This week I have the privilege of working with a former mentor on the topic of bias and the hiring process – more on that later! – and it reminded me of a post I wrote a while back for Nova Leadership about what I’ve learned from my mentors.
I have been so fortunate to have great mentors throughout my career. If you don’t have a mentor, I encourage you to find one. Potential mentors are plentiful! Leaders want to help others succeed. So get clear on what’s important to you and ask someone. You and your mentor will both be rewarded and enriched by the relationship.
While I have had so much good advice and wise counsel passed to me from the men and women who invested in my career, there are three lessons I hold close and repeatedly share with others.
1) You’re a leader in this company 24/7
I received this feedback early in my career. Perhaps even in my first managerial role. I was in my mid-twenties and just beginning to understand the importance of leading people. My wise manager reminded me that now, as a leader in the company, I would be held to a higher standard. My words carried weight that they may not have in the past. And – my biggest lesson – that responsibility did not end at 5 or 6 p.m. when I walked out the door. Making the transition from peer to leader or from team lead to organizational leader can be challenging. We should each strive to be the leader who takes this responsibility seriously, and who works to have the individual and the company’s best interests at heart on and off-campus, on and off “the clock.”
2) Under promise. Over deliver.
I am an eternal optimist. And love to take on a challenge! So, when someone gives me a big project and wants it back in four weeks, my natural inclination is to commit to do it even bigger – and in three weeks, not four! Better! Faster! Right? Not always. Enter another wise mentor, who challenged me to learn the concept of under promise and over deliver.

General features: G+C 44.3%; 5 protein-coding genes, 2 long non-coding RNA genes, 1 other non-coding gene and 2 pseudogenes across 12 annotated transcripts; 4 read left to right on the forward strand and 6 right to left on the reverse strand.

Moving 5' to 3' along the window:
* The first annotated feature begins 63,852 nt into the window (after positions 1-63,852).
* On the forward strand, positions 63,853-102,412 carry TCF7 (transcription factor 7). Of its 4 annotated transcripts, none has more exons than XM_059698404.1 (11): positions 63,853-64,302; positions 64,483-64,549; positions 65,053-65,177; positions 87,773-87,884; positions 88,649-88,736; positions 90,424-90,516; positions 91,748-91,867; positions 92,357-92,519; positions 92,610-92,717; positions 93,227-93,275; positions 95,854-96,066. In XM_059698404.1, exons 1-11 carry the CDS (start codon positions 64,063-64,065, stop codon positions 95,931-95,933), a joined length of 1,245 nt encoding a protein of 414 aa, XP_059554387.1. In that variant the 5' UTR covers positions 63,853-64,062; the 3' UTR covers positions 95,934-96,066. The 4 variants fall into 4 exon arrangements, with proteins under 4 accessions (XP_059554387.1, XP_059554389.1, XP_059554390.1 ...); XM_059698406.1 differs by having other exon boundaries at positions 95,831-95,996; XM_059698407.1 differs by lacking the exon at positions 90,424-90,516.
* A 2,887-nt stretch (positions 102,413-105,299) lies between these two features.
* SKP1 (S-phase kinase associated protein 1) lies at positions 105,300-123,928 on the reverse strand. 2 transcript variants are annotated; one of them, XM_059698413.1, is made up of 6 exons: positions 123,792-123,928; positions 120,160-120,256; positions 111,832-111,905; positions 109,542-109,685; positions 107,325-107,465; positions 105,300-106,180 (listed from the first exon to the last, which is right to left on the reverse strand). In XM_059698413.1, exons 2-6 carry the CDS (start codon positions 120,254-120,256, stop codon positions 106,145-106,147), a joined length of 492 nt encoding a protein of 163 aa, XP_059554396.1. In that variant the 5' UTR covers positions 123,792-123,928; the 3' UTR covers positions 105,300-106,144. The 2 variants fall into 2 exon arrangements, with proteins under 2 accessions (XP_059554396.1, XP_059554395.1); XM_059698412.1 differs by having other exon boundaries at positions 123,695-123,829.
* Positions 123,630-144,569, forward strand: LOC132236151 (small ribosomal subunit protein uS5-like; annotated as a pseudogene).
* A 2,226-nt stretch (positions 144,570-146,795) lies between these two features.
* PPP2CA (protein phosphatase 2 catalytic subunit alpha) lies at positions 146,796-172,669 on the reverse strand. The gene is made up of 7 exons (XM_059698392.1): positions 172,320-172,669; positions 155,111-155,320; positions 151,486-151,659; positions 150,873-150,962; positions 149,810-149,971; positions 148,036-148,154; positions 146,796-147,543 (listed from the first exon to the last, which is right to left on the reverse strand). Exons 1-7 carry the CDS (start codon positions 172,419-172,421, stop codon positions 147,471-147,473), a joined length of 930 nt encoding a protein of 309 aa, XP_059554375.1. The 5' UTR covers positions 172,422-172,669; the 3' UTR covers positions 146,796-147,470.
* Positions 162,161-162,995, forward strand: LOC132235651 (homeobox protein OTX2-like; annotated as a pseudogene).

Over deliver: got it – all over that one! Under promise – not so much in my nature. What my mentor taught me, however, is also the fine art of stakeholder management, and clarity of expectations. I learned that getting alignment at the start of a project/engagement is critical.
Making sure that I have all the right people involved, at the appropriate time, is equally important when it comes to keeping projects under control. As I work with my clients, I’m clear on what they want and how we will work together. We agree on baseline dates, milestones and objectives. Once expectations are set, then you can overdeliver.
3) Be an absorber, not an amplifier.
This one took some time to understand, and I now see it play out all the time! My mentor explained to me that “Woodhouse, there are two types of people in this world: absorbers and amplifiers. And I need you to be an absorber!”
Change is a constant. Our ability to deal with change, and to effectively lead others through change is a career-defining trait. His point was this: in any change, there are people that absorb the change: who take information in, process it, and share relevant and timely information. These people work to minimize distraction, and to remove barriers. In short, these people – the absorbers – help move the company forward.
Amplifiers, on the other hand, are the ones who take a small challenge to its extreme. The ones who make a small problem bigger, and turn a passing comment into a corporate mandate. These people can galvanize the troops – and get them headed in the complete wrong direction!
There are plenty of sources of career advice, and an advantage of a mentor relationship is that you and your mentor can sift through what is appropriate for you. Want to see what a few well-known business leaders have to say? Inc Magazine has put together a great summary of career advice from respected leaders.